Biosci220 Lab 4
``````#######################################################
# WEEK 4 LAB
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#
# (Asimov and O'Neill) for 10 minutes.  Keep two lists:
#
# - a list of possible advantages of relying on models
# - a list of possible disadvantages of relying on models
#
# Then, spend 10 minutes reading these articles:
#
# Why outbreaks like coronavirus spread exponentially, and
# how to "flatten the curve" (free online)
# By Harry Stevens
# March 14, 2020
# https://www.washingtonpost.com/graphics/2020/world/corona-simulator/
#
# NextStrain Covid-19 webpage:
# https://nextstrain.org/ncov
#
# Now, discuss what you have heard about models in
# epidemiological models in the science/public
# policy/public communication arenas.
#
# Once you have some items, go up to the whiteboard and
# write (SHORT, i.e. 1-5 words) descriptions of the
# tick-mark.
#
# using the shared pen.
#
# We will then review this as a class.
#
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#######################################################
# PART 2: INTRODUCTION TO ML INFERENCE
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#
# We will begin our exploration of model-based inference
# with a very simple dataset and model.
#
# Many biological problems, in many different fields,
# from ecology to epidemiology, are concerned with
# trying to estimate the prevalence or frequency of
# something.
#
# For example:
#
# - Out of 1000 ponds in a region, how many contain a
#   particular endangered frog species?
#
# - Out of a million people, how many are resistant
#   to measles (due to e.g. vaccination or previous
#   infection)?
#
# These examples (leaving out numerous real-world
# complexities) boil down to this: there are 2
# possible outcomes, and we are interested in how
# often each outcome occurs.
#
# Another process with 2 outcomes is coin-flipping.
#
# Coin-flipping, and any other 2-outcome process,
# can be described with a one-parameter model, using
# a binomial distribution ("bi-nomial" = "two names").
#
# (We will use coin-flipping as an example, but you can
# mentally substitute any other binomial process if
# you like.)
#
# The single parameter describing a binomial process
# is "p", the probability of one of the outcomes. The
# probability of the other outcome is 1-p.
#
# Because there are so many different probabilities and
# "p" terms used in probability
# and statistics, I will use "P_heads" - the probability
# that a coin will produce "Heads" on a single flip - to
# describe this parameter.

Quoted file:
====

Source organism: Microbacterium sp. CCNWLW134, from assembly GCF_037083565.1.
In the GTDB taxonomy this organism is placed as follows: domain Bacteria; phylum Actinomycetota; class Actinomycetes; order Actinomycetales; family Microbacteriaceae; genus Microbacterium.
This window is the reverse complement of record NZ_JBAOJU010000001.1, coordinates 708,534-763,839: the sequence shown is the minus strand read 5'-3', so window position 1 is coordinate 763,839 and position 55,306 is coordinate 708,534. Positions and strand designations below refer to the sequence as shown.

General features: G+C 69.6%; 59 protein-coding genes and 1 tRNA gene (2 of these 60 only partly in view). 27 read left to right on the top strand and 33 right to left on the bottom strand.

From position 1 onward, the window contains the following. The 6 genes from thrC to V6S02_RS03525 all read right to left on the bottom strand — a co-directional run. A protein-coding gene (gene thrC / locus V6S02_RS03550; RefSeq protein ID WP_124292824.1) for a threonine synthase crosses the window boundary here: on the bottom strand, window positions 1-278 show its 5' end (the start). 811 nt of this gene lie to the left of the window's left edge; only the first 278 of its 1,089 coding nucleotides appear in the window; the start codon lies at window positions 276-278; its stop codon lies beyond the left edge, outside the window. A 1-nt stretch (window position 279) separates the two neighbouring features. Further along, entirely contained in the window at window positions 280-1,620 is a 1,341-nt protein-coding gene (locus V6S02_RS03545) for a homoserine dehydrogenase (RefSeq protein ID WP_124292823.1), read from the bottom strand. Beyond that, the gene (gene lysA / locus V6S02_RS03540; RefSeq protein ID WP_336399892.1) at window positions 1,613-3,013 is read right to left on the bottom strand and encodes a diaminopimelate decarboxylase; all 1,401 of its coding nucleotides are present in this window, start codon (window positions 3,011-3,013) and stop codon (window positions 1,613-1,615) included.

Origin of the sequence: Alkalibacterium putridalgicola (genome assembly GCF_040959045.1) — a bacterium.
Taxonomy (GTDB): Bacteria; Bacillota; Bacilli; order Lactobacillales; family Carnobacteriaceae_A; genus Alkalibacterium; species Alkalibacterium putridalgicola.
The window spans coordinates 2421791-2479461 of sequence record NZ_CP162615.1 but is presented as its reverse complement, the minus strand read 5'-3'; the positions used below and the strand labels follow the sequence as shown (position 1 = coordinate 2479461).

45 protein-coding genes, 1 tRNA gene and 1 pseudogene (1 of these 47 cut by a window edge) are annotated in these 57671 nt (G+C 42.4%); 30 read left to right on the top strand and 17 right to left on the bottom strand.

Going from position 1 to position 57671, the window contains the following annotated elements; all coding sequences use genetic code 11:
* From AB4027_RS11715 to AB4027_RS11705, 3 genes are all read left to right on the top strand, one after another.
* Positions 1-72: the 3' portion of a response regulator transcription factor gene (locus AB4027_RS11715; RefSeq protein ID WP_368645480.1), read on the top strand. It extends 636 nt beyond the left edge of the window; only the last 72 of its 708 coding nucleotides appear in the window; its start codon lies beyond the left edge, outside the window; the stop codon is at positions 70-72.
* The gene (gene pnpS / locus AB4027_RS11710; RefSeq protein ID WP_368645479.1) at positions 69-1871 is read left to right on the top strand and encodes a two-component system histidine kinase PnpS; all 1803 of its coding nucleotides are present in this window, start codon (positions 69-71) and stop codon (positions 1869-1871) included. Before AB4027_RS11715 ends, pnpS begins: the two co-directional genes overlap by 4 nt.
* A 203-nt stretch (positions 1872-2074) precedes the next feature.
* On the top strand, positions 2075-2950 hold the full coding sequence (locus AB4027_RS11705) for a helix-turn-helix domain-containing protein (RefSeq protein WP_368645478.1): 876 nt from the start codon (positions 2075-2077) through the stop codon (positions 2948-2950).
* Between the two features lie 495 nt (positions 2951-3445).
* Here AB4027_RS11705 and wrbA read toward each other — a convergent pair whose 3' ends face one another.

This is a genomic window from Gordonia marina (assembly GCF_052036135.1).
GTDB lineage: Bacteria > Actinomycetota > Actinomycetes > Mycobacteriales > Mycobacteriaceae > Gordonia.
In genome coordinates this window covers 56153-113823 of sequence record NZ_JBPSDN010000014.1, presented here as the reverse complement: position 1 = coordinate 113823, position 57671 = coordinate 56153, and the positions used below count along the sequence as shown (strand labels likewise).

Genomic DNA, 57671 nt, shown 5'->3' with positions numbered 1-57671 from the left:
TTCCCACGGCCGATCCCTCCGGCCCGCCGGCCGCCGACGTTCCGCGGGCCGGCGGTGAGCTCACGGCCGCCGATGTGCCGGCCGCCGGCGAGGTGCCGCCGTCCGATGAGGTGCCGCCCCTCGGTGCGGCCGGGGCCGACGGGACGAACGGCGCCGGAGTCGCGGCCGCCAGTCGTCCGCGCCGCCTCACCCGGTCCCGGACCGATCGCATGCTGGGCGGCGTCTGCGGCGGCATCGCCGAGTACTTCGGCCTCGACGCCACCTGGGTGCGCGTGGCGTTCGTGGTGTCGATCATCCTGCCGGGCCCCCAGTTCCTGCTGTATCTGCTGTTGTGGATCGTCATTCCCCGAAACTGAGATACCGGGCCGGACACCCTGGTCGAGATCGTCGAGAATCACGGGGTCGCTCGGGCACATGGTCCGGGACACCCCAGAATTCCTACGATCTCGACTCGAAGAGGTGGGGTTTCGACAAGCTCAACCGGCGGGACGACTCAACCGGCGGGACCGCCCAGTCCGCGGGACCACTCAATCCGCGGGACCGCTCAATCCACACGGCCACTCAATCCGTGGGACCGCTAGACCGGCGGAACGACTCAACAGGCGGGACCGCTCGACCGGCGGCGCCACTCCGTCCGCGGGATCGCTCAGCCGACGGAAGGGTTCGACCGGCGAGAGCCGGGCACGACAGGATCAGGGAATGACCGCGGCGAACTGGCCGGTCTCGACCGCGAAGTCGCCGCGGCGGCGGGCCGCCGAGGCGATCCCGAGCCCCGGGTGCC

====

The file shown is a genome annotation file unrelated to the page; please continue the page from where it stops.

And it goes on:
#
########################################################

# Let's consider some coin-flip data.
#
# Here are 100 coin flips:

coin_flips = c('H','T','H','T','H','H','T','H','H','H','T','H','H','T','T','T','T','H','H','H','H','H','H','H','H','H','H','H','H','H','H','H','H','T','T','T','H','T','T','T','H','T','T','T','H','H','H','T','T','H','H','H','T','H','H','H','T','T','H','H','H','H','H','H','H','T','T','H','H','H','H','T','T','H','H','H','T','T','H','H','H','H','H','H','T','T','T','H','H','H','H','H','H','T','H','T','H','H','T','T')

# Look at the data
coin_flips

#

# In the case of binomial data, we actually have a simple
# formula to calculate the best estimate of P_heads:

# Find the tails
tails_TF = (coin_flips == "T")
tails_TF

numTails = sum(tails_TF)
numTails

numTotal = length(coin_flips)
numTotal

# Here's the formula:

# Well, duh, that seems pretty obvious.  At least it would have been, if we
# weren't thinking of coins, where we have a strong prior belief that the
# coin is probably fair.

# It turns out that this formula can be justified through a technique
# known as Maximum Likelihood.
#
# What does it mean to say we have a "maximum likelihood" estimate of P_heads?
#
# "Likelihood", in statistics, means "the probability of the data under the model"
#

# Let's calculate the probability of the coin flip data under the
# hypothesis/model that P_heads is 0.5

# We'll be very inefficient, and use a for-loop, and
# if/else statements

# Loop through all 100 flips
# Make a list of the probability of
# each datum

# Empty list of probabilities
probs_list = rep(NA, times=length(coin_flips))
probs_list

for (i in 1:length(coin_flips))
{
# Print an update
cat("\nAnalysing coin flip #", i, "/", length(coin_flips), sep="")

# Get the current coin flip
coin_flip = coin_flips[i]

# If the coin flip is heads, give that datum
# If tails, give it (1-P_heads_guess)

if (coin_flip == "H")
{

if (coin_flip == "T")
{
} # End if tails
} # End for-loop

# Look at the resulting probabilities
probs_list

# We get the probability of all the data by multiplying
# all the probabilities, with the prod() function.